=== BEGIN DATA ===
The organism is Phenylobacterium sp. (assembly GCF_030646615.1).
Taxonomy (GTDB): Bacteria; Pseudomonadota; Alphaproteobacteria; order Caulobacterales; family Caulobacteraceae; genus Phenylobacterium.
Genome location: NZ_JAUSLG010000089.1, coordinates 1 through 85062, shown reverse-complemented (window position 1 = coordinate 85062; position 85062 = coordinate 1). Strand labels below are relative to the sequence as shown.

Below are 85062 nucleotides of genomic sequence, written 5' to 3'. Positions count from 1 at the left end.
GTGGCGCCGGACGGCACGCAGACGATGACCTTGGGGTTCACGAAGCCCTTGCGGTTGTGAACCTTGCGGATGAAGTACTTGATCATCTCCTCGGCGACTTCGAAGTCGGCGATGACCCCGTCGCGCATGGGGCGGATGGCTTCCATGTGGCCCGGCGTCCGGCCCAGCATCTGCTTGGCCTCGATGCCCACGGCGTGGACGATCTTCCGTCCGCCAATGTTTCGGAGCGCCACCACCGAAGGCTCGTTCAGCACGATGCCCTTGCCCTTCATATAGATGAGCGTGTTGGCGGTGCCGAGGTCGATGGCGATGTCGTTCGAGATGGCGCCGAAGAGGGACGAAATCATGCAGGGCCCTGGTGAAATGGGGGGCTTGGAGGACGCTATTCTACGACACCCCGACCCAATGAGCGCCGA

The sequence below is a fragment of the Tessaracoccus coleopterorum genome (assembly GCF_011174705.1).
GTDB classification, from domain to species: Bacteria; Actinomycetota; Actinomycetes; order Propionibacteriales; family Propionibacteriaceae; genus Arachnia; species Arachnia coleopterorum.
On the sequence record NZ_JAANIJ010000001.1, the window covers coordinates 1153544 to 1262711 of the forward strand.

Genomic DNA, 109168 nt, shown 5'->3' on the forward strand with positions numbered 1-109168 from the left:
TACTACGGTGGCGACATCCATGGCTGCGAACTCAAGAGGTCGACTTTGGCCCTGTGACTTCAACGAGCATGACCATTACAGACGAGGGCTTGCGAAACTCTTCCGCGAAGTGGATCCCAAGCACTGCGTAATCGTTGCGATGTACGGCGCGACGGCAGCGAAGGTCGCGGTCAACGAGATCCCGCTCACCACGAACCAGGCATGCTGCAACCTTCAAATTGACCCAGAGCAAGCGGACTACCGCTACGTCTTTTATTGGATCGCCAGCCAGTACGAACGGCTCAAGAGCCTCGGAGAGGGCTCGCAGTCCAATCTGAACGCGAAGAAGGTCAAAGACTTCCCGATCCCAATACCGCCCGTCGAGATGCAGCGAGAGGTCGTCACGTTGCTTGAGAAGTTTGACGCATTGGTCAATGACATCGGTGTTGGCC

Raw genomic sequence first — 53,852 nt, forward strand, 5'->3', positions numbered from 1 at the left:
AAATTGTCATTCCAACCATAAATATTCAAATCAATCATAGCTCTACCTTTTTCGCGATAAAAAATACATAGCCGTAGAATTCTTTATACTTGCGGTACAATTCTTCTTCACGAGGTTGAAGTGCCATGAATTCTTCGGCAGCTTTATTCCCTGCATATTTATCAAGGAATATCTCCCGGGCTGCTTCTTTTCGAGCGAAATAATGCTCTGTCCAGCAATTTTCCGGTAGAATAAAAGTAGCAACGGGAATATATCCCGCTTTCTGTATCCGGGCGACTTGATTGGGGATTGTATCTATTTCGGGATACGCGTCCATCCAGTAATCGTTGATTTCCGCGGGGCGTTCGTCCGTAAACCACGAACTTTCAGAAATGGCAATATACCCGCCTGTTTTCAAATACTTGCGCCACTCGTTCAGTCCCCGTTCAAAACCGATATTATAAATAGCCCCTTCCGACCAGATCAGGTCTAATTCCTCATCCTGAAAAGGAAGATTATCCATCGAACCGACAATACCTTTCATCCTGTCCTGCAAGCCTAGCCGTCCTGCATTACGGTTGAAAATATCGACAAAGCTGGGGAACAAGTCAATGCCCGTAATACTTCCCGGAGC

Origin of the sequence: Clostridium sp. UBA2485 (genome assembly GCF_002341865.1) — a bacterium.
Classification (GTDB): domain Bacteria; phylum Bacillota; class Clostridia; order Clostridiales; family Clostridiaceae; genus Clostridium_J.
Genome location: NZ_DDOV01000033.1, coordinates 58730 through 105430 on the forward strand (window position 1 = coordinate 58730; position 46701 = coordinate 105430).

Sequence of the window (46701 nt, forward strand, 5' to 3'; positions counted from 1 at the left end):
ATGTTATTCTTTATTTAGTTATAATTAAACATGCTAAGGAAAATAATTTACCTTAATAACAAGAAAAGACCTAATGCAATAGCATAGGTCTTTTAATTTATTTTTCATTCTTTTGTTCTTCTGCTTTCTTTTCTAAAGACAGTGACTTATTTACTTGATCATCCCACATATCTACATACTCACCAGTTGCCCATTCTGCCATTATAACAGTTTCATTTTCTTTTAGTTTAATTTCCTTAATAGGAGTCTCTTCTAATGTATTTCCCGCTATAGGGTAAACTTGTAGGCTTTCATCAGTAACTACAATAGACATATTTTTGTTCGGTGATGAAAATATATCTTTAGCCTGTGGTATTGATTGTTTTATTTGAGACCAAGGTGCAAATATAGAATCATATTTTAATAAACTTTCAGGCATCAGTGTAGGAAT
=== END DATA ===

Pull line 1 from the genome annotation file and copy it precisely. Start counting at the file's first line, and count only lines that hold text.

The organism is Phenylobacterium sp. (assembly GCF_030646615.1).